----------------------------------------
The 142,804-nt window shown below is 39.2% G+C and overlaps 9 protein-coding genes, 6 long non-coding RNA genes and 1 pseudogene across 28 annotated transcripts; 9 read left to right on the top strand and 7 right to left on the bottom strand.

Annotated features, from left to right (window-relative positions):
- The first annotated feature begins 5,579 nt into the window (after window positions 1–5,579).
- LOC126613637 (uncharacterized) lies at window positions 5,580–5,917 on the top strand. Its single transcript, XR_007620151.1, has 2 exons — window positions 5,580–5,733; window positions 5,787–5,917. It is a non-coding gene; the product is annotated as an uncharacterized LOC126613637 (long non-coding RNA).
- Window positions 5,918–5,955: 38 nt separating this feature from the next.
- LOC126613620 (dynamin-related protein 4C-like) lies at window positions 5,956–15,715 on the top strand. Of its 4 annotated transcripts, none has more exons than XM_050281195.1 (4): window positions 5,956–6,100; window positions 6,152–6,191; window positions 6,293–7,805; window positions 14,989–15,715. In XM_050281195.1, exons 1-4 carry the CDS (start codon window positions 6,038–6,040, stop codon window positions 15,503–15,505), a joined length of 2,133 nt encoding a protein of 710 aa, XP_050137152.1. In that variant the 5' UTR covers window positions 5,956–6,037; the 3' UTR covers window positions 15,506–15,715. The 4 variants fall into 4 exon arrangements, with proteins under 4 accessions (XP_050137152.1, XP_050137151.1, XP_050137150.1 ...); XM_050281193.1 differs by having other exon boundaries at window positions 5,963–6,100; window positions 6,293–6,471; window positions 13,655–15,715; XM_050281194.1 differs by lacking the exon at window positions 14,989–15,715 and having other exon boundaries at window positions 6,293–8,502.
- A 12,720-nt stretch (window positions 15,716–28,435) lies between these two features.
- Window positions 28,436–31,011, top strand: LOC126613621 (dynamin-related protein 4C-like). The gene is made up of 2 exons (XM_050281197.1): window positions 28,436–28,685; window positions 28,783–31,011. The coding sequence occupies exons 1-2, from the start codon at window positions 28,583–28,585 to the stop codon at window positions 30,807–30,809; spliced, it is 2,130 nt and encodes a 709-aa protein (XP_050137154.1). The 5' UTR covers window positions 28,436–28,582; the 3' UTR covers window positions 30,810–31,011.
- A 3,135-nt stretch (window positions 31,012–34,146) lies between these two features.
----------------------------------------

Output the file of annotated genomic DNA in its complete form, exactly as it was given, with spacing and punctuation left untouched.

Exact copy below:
The 142,804-nt window shown below is 39.2% G+C and overlaps 9 protein-coding genes, 6 long non-coding RNA genes and 1 pseudogene across 28 annotated transcripts; 9 read left to right on the top strand and 7 right to left on the bottom strand.

Annotated features, from left to right (window-relative positions):
- The first annotated feature begins 5,579 nt into the window (after window positions 1–5,579).
- LOC126613637 (uncharacterized) lies at window positions 5,580–5,917 on the top strand. Its single transcript, XR_007620151.1, has 2 exons — window positions 5,580–5,733; window positions 5,787–5,917. It is a non-coding gene; the product is annotated as an uncharacterized LOC126613637 (long non-coding RNA).
- Window positions 5,918–5,955: 38 nt separating this feature from the next.
- LOC126613620 (dynamin-related protein 4C-like) lies at window positions 5,956–15,715 on the top strand. Of its 4 annotated transcripts, none has more exons than XM_050281195.1 (4): window positions 5,956–6,100; window positions 6,152–6,191; window positions 6,293–7,805; window positions 14,989–15,715. In XM_050281195.1, exons 1-4 carry the CDS (start codon window positions 6,038–6,040, stop codon window positions 15,503–15,505), a joined length of 2,133 nt encoding a protein of 710 aa, XP_050137152.1. In that variant the 5' UTR covers window positions 5,956–6,037; the 3' UTR covers window positions 15,506–15,715. The 4 variants fall into 4 exon arrangements, with proteins under 4 accessions (XP_050137152.1, XP_050137151.1, XP_050137150.1 ...); XM_050281193.1 differs by having other exon boundaries at window positions 5,963–6,100; window positions 6,293–6,471; window positions 13,655–15,715; XM_050281194.1 differs by lacking the exon at window positions 14,989–15,715 and having other exon boundaries at window positions 6,293–8,502.
- A 12,720-nt stretch (window positions 15,716–28,435) lies between these two features.
- Window positions 28,436–31,011, top strand: LOC126613621 (dynamin-related protein 4C-like). The gene is made up of 2 exons (XM_050281197.1): window positions 28,436–28,685; window positions 28,783–31,011. The coding sequence occupies exons 1-2, from the start codon at window positions 28,583–28,585 to the stop codon at window positions 30,807–30,809; spliced, it is 2,130 nt and encodes a 709-aa protein (XP_050137154.1). The 5' UTR covers window positions 28,436–28,582; the 3' UTR covers window positions 30,810–31,011.
- A 3,135-nt stretch (window positions 31,012–34,146) lies between these two features.